I found a way!
Or, as some might believe, the path was laid in front of me, and I just had to follow it. Whatever. All I know is that our itinerant lifestyle makes it difficult to volunteer — an activity we have both relied on (and enjoyed!) as a way of giving back to the military duty stations we’ve called home.
While tossing dirties into the washing machine in the laundry room at our latest home, I noticed a stack of post cards on the folding table.
First task: research the event. 36th annual games, and I’d never heard of them! From the web site:
Co-Presented by the Department of Veterans Affairs and the Paralyzed Veterans of America, the National Veterans Wheelchair Games is a rehabilitation and wheelchair sports program empowering Veterans with spinal cord injuries, multiple sclerosis, amputations and other neurological injuries to live more active and healthy lives through wheelchair sports and recreation.
Each summer, Veterans from across the United States, including a team from Great Britain, travel to a new community hosting the NVWG. During the week, Veterans compete in 18 wheelchair sports events while providing encouragement and mentoring for new Veterans. Veterans at the Games truly educate newly disabled Veterans on what is possible and those witnessing the events realize that limitations are only state of mind.
Second task: register online as a volunteer. The process was easy and quick, and I had confirmation of two scheduled shifts within hours.
Third task: respond appropriately to brain when it makes the connection, “OMG, Emily. Your cousins!” My cousin, Zane, and his wife, Debbie, own Gloves for Life, a company that manufactures assistive hand gear for wheelchair users. Debbie herself suffered a spinal cord injury in 2008, which left her a C6/C7 complete quadriplegic. In her words:
… these gloves could provide me something that my hands no longer could—“grip”. They enabled me to easily maneuver my wheelchair, they made transfers more stable, aided in dressing and proved to be helpful in other daily tasks because when your fingers don’t work you get creative!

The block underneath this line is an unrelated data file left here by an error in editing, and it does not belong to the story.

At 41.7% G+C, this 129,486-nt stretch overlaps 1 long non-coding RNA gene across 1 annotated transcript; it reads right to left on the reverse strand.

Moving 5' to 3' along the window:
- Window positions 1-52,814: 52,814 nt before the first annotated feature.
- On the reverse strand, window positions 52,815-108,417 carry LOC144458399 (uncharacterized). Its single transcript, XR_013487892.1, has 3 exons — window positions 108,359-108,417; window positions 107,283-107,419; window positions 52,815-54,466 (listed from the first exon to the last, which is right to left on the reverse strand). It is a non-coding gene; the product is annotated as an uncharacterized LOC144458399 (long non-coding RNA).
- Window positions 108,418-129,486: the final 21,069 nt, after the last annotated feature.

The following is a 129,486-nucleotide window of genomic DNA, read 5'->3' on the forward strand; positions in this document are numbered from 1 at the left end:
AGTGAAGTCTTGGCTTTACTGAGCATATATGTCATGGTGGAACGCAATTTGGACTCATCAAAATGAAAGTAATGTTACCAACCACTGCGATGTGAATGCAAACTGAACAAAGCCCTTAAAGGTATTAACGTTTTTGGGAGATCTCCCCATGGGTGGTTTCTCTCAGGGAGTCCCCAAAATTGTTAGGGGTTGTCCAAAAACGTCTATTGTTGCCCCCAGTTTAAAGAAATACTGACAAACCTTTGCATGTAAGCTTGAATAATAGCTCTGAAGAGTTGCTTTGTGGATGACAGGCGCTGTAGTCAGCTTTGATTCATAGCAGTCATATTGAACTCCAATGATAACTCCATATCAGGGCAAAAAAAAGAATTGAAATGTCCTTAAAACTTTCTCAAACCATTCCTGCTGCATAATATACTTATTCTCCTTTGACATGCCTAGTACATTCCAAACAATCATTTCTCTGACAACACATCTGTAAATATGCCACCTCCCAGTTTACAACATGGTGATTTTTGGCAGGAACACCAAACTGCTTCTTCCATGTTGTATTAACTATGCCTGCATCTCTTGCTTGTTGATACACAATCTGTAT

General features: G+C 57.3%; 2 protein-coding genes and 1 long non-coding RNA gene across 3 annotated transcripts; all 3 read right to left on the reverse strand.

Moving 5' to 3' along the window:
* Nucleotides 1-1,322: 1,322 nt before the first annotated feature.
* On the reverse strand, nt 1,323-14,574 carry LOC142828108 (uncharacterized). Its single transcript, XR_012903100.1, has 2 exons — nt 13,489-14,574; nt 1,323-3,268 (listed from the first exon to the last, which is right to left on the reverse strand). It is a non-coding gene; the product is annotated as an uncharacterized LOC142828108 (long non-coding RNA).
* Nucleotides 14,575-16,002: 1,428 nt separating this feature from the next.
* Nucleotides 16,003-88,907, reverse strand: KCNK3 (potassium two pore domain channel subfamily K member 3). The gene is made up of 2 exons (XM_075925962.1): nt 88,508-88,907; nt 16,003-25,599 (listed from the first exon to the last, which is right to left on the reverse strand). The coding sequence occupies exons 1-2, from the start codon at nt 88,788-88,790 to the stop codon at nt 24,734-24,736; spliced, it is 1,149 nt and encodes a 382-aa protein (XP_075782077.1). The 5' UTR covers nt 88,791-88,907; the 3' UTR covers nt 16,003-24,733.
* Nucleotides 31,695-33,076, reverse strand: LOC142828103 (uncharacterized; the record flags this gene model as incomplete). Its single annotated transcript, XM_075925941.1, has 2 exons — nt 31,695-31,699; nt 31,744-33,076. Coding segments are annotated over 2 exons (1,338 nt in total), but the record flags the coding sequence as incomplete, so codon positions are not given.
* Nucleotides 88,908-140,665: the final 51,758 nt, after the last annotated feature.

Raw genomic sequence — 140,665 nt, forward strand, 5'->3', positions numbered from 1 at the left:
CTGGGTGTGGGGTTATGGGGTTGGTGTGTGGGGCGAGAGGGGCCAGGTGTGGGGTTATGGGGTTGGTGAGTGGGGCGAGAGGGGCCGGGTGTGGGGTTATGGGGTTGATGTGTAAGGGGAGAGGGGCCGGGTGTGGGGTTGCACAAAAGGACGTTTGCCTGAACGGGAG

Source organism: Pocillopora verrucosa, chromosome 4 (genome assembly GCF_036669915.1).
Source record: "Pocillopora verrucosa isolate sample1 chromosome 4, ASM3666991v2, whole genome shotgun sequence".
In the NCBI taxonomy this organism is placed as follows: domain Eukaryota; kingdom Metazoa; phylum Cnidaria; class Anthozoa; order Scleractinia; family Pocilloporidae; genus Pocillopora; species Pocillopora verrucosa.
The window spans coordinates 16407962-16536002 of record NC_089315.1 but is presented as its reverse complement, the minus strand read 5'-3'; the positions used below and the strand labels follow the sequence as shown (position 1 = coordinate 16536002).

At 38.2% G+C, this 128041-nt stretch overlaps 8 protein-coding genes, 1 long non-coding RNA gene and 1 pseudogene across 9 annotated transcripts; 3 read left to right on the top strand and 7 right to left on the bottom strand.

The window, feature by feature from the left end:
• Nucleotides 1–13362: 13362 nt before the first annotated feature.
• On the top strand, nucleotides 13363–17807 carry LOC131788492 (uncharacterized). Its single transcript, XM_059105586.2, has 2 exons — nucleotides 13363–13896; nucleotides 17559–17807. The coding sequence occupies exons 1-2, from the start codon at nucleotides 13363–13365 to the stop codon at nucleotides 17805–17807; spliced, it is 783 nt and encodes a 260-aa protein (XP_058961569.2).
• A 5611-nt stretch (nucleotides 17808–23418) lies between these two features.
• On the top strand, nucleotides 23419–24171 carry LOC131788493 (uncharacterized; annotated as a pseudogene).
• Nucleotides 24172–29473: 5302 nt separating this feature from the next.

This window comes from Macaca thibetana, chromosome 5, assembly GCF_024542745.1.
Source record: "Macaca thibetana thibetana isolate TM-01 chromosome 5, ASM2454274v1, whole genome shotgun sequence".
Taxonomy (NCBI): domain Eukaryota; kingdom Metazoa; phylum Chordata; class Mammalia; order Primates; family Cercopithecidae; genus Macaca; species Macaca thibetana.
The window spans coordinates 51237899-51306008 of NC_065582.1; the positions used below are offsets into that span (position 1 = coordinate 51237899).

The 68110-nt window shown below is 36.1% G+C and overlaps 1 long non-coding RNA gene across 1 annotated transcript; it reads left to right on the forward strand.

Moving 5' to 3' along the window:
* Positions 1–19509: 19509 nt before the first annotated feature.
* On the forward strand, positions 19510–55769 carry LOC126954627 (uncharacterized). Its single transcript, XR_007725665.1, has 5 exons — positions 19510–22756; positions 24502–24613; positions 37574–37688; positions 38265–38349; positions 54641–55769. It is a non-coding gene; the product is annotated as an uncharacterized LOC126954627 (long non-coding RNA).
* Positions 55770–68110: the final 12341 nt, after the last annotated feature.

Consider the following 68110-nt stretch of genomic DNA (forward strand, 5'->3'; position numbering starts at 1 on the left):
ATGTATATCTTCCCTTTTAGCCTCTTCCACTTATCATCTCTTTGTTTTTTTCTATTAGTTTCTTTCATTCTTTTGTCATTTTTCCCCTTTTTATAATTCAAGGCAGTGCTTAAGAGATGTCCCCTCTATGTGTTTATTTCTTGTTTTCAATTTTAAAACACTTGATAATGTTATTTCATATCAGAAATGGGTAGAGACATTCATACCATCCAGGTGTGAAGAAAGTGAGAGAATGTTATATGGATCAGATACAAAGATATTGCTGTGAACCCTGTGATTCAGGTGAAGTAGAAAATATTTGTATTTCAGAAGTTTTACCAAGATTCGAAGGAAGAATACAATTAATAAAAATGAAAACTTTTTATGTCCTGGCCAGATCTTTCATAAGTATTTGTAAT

So I messaged Debbie to ask if she had business cards or flyers I could print and take with me to the games, and not only did she zap me a file within minutes, she added a special discount for the athletes! Heart: full.
Fourth task: get to the games in time for my shift at the weight lifting competition.
Fifth task: emotionally processing my take-aways. In no particular order:
- Volunteering feels good, and with a bit more sleuthing in each new home, I bet I can find other local events that will allow us to give back.
- The wheelchair athletes are just that. Athletes. Nothing is special about them, and everything is special about them. They served our country. They sustained injuries or illnesses during or after their military careers, that caused them to assess, adapt, and start over. They put all that together in positive ways, and just. kept. going.
- The phrase that stopped me in my tracks, in all caps on a competitor’s t-shirt: NOT RUNNING SUCKS. Whoooosh. Sound of all the air leaving my body, as I contemplated the number of times I’ve thought hiking, or yard work, or insert-strenuous-endeavor-of-choice sucked. Ouch.
- Perspective. I gained some, again, and I remain thankful for the opportunity. I also know I’ll get whomped upside the head with it many more times in this lifetime, if I’m smart enough to keep paying attention.
Closing ceremonies for the 36th Annual National Veterans Wheelchair Games are tomorrow night, July 2, at 6:00pm at the convention center. Anyone want to join us?